These same facts also establish that Respondent engaged in conversion. Conversion has been defined as any unauthorized act that deprives a person of his or her property permanently or for an indefinite period of time. In re Rosin, 156 Ill. 2d 202, 206, 620 N.E.2d 368 (1993). Respondent's disbursements from the escrow accounts to pay various obligations of Mercury

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were clearly unauthorized. These disbursements also resulted in substantial shortages in the escrow accounts, which have not yet been repaid. Thus, the third parties entitled to those funds were deprived of their property as a result of Respondent's actions.

Although the facts indicate the funds were used to satisfy Mercury's business obligations and there was no evidence presented that Respondent used the money for himself or otherwise personally benefitted, this does not alter our conclusion that Respondent engaged in conversion. It is not necessary to show that an attorney used the funds at issue for personal purposes in order to establish conversion. See, e.g., In re Lewis , 118 Ill. 2d 357, 363, 515 N.E.2d 96 (1987) (Court rejects argument premised on respondent's purported use of converted funds for business rather than personal expenses); In re Lenz, 108 Ill. 2d 445, 484 N.E.2d 1093 (1985) (conversion found where attorney used funds in his client trust account to purchase a wheelchair equipped van for another disabled client); In re Wells, 92 CH 576, M.R. 11735 (Dec. 1, 1995) (Review Board at 13) (rejecting attorney's efforts to justify use of title company's escrow funds for business rather than personal purposes).

Finally, we also find that Respondent's misappropriation of these funds involved dishonesty. The facts establish that Respondent took large sums of money he was holding in a fiduciary capacity on behalf of others and used those funds without authorization to satisfy certain business obligations of Mercury. Such conduct, on its face, is inherently dishonest. Moreover, since Respondent did not appear at the hearing and did not testify, there was no evidence presented which might provide any justification, excuse, or other explanation for his actions.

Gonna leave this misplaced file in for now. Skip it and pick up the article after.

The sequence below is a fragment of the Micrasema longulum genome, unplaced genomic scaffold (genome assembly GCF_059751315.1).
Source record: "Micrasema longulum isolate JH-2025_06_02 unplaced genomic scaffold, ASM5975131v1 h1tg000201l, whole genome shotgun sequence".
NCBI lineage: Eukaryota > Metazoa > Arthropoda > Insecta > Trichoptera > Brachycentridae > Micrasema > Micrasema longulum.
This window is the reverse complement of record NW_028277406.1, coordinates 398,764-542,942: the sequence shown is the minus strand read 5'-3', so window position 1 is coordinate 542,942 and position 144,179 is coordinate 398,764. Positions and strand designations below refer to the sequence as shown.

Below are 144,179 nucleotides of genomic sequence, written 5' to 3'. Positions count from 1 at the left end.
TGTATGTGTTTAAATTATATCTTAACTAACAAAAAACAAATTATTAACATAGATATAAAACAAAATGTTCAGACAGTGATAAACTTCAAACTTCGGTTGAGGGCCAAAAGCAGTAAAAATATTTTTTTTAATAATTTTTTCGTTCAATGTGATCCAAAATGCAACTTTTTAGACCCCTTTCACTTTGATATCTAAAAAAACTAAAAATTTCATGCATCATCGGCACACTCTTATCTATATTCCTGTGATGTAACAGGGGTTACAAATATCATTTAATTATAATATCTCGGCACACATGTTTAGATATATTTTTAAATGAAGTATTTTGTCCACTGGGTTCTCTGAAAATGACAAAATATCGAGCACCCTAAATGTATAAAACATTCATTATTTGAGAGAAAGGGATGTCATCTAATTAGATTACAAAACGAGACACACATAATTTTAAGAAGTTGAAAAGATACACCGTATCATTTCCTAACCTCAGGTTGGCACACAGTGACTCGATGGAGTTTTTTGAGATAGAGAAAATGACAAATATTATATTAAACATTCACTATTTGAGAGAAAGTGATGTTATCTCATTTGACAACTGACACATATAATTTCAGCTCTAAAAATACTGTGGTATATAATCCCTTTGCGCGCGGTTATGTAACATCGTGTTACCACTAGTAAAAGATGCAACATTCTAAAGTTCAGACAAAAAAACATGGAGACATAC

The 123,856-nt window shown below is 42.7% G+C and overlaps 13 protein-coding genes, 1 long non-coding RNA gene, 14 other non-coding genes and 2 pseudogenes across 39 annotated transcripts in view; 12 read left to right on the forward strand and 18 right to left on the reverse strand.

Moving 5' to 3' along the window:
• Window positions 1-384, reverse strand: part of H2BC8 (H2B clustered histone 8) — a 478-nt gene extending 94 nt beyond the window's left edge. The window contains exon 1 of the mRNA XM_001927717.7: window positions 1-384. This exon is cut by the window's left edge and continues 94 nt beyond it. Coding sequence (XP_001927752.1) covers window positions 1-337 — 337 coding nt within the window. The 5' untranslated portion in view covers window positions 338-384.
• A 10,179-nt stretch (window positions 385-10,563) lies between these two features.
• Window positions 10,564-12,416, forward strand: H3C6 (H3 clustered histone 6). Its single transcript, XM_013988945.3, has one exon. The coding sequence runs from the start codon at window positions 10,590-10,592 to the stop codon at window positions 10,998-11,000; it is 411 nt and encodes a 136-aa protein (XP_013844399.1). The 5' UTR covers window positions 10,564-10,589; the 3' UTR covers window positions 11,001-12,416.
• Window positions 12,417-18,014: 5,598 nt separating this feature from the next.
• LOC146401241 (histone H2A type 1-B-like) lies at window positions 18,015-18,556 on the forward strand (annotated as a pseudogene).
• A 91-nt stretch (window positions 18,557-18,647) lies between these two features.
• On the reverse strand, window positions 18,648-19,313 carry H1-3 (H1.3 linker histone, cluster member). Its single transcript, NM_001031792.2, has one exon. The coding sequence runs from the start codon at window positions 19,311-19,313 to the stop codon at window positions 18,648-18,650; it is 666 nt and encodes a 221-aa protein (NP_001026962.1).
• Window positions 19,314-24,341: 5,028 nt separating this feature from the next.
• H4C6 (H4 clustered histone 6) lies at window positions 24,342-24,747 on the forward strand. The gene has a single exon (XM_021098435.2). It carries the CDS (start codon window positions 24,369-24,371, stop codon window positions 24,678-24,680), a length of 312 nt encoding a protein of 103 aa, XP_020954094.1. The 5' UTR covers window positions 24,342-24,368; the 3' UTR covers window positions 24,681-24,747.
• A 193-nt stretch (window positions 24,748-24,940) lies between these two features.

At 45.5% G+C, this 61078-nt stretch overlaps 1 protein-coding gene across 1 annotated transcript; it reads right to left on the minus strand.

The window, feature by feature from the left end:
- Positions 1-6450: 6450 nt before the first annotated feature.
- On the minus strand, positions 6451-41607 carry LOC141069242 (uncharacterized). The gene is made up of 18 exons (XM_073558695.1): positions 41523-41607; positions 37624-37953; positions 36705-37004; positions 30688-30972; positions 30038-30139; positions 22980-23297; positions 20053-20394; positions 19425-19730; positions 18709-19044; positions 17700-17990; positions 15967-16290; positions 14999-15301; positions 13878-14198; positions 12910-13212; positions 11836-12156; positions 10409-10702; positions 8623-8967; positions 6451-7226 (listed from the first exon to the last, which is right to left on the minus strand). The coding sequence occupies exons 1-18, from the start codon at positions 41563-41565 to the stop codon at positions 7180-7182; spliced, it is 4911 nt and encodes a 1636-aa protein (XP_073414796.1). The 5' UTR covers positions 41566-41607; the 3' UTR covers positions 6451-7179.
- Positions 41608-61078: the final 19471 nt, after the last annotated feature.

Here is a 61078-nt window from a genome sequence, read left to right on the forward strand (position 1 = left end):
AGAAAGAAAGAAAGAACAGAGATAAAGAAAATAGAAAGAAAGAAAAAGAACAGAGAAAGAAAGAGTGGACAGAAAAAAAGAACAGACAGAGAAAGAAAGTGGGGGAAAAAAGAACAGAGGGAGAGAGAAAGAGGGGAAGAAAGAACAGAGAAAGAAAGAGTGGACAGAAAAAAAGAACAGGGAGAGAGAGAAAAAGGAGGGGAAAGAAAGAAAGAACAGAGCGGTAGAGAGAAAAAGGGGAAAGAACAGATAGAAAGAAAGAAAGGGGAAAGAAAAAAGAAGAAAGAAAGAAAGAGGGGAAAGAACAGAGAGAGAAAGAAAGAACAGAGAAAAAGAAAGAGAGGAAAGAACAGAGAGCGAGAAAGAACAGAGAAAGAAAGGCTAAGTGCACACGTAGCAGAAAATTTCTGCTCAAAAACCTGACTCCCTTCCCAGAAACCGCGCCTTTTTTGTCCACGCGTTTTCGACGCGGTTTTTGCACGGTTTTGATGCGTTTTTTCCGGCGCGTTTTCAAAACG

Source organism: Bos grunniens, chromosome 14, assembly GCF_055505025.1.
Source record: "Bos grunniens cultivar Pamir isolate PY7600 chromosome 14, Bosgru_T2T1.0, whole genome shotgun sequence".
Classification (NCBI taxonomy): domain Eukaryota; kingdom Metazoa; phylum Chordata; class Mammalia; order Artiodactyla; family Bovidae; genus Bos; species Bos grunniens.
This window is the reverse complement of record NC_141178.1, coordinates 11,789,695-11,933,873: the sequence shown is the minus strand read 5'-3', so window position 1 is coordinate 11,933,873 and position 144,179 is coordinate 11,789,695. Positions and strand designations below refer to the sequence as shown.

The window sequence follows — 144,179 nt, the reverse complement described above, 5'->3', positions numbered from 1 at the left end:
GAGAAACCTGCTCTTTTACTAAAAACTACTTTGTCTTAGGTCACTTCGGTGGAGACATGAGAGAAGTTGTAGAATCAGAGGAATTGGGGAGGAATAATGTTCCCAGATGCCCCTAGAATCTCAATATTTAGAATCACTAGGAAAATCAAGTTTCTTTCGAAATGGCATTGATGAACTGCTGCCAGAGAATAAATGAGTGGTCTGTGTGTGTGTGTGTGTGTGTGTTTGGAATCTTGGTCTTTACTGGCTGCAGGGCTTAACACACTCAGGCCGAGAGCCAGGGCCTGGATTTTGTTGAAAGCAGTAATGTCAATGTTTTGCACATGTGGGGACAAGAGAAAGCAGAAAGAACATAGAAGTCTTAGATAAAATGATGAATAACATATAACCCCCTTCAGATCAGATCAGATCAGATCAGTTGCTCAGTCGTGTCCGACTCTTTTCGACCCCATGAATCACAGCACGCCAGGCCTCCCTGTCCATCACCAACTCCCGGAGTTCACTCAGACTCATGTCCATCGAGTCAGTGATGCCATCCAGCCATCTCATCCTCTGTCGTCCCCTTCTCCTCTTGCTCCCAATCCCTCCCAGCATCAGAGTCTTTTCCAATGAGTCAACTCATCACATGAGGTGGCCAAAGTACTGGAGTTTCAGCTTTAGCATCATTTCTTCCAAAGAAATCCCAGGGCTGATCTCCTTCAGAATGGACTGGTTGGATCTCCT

Although the Administrator also charged Respondent with engaging in conduct which tends to defeat the administration of justice or bring the courts or legal profession into disrepute

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in violation of Supreme Court Rule 770, we do not find a violation of this Rule. The Illinois Supreme Court recently stated, "Rule 770 is not itself a Rule of Professional Conduct" and "one does not 'violate' Rule 770. Rather, one becomes subject to discipline pursuant to Rule 770 upon proof of certain misconduct." In re Thomas, 2012 IL 113035 par. 92. Accordingly, based on the wording of the allegation in the Complaint before us, we find no violation of Rule 770.



Mr. Kaplan testified that shortly after the meeting on August 3, 2010, CTI filed a lawsuit against Mercury and Respondent, which sought to recover the funds that had been misappropriated from the escrow accounts. Mercury did not defend that suit and a default judgment was entered against it. (Tr. 34-35; Adm. Ex. 6).

Kevin Shevel is an employed as an internal compliance investigator by Fidelity, CTI's parent company. His job involves reviewing financial records of Fidelity and its agents when irregularities are discovered or there are other issues that require further examination. In August 2010, he was asked to investigate Mercury after one of Fidelity's internal auditors discovered several disbursements made from Mercury's escrow accounts, which benefitted Mercury. Mr. Shevel explained that this is improper, because the funds held in an escrow account are the property of the customers that made the deposits, and it is inappropriate for Mercury to pay its own expenses out of those funds. Mr. Shevel was called in after this was discovered to review Mercury's records and ensure there were no other similar disbursements. (Tr. 40-43).

In early August 2010, Mr. Shevel spent several hours at Mercury's offices gathering copies of bank statements, account reconciliations, and other reports. With regard to the two checks identified by the internal auditor, Mr. Shevel testified it was apparent, based upon their

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presentation within the escrow reconciliation, they were not related to any of the funds that were on deposit from third-party clients. (Tr. 43-45).